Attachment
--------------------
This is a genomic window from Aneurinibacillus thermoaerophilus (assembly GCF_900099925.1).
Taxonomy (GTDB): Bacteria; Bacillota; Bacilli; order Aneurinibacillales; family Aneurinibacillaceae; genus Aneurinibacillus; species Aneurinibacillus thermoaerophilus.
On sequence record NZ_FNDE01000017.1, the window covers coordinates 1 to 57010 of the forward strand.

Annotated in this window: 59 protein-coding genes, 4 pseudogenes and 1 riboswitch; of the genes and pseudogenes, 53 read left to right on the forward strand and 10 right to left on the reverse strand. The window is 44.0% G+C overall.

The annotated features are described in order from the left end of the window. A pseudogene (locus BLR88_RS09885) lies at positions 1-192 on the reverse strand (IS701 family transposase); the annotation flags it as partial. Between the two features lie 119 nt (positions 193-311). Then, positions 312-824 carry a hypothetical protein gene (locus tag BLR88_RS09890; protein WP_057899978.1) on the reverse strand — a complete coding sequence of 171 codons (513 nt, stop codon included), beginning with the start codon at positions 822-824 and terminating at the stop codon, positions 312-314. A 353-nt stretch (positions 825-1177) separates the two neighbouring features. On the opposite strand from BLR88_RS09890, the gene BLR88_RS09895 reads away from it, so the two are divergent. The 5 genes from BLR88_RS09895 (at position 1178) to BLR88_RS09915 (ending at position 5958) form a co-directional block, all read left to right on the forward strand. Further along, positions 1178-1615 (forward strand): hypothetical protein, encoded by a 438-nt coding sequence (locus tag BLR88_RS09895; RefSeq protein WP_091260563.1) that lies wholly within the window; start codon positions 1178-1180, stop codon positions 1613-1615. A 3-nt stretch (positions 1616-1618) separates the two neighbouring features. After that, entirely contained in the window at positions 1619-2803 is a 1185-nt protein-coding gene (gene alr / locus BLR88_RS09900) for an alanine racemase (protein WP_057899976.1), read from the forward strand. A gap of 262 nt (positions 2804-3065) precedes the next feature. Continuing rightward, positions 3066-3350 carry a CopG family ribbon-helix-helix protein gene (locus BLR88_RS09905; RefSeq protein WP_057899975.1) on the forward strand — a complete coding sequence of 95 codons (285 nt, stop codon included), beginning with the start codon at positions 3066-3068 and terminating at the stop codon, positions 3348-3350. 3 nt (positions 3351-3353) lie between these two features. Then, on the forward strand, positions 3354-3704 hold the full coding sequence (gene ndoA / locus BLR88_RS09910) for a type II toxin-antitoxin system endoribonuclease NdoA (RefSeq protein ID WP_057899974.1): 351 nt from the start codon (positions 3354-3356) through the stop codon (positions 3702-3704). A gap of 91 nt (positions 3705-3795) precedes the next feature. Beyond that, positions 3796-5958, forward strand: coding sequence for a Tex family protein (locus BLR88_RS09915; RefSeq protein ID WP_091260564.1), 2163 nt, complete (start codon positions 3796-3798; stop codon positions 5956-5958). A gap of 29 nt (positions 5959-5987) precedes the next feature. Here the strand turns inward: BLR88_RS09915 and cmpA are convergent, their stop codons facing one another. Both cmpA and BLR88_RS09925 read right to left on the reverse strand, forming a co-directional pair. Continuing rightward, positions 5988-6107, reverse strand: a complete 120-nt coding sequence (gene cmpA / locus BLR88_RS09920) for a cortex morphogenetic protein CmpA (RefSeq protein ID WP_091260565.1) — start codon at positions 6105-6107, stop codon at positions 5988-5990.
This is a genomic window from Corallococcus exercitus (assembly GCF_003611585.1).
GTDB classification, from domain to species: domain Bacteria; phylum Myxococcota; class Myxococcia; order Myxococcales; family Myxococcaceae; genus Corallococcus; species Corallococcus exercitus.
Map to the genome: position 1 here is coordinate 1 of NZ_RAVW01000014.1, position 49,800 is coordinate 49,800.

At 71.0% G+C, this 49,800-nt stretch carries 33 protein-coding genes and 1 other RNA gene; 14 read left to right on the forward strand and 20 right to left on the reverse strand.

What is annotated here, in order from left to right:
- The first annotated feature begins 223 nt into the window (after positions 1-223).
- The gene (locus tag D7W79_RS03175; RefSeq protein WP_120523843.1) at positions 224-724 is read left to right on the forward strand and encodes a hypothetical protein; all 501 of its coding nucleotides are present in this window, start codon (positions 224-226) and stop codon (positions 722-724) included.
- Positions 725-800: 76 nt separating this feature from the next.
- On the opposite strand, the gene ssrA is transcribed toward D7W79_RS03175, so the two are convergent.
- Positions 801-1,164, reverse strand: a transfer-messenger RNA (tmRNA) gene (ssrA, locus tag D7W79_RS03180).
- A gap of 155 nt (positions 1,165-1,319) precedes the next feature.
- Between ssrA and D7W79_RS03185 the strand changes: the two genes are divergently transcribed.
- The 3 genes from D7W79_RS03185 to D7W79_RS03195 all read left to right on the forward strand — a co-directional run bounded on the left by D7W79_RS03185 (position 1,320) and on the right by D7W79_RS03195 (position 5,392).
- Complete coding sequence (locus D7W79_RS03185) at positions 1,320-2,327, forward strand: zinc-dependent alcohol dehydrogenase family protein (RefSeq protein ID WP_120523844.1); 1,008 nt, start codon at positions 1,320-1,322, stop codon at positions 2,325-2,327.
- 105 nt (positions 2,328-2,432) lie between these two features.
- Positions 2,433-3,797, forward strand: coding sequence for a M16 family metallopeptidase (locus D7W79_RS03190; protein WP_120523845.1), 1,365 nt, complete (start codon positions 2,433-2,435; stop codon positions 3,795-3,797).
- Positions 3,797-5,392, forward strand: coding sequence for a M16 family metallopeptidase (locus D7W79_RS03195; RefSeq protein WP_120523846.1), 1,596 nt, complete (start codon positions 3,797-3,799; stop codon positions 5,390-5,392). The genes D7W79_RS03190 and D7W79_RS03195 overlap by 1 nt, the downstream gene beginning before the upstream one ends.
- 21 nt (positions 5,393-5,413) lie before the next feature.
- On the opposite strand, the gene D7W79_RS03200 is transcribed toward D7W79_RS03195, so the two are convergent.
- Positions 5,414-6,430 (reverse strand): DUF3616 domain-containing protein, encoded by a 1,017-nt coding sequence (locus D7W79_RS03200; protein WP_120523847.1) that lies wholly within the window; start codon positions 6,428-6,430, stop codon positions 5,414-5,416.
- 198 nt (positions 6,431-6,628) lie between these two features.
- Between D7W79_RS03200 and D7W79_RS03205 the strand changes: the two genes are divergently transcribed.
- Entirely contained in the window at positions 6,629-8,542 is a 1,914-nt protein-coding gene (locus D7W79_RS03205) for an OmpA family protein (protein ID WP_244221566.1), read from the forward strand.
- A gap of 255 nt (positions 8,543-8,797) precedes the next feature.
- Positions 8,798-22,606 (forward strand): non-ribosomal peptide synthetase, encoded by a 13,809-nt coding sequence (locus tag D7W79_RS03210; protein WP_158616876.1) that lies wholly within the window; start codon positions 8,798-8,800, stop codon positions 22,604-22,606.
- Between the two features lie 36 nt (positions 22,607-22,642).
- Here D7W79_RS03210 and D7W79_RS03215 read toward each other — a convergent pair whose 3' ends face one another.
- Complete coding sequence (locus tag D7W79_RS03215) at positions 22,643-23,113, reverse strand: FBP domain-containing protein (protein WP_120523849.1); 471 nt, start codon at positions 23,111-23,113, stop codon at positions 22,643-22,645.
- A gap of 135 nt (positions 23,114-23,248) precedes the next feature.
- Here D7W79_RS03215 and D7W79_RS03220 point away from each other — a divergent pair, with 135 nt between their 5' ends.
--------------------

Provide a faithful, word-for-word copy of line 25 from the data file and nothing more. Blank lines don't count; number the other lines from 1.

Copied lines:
- Positions 5,414-6,430 (reverse strand): DUF3616 domain-containing protein, encoded by a 1,017-nt coding sequence (locus D7W79_RS03200; protein WP_120523847.1) that lies wholly within the window; start codon positions 6,428-6,430, stop codon positions 5,414-5,416.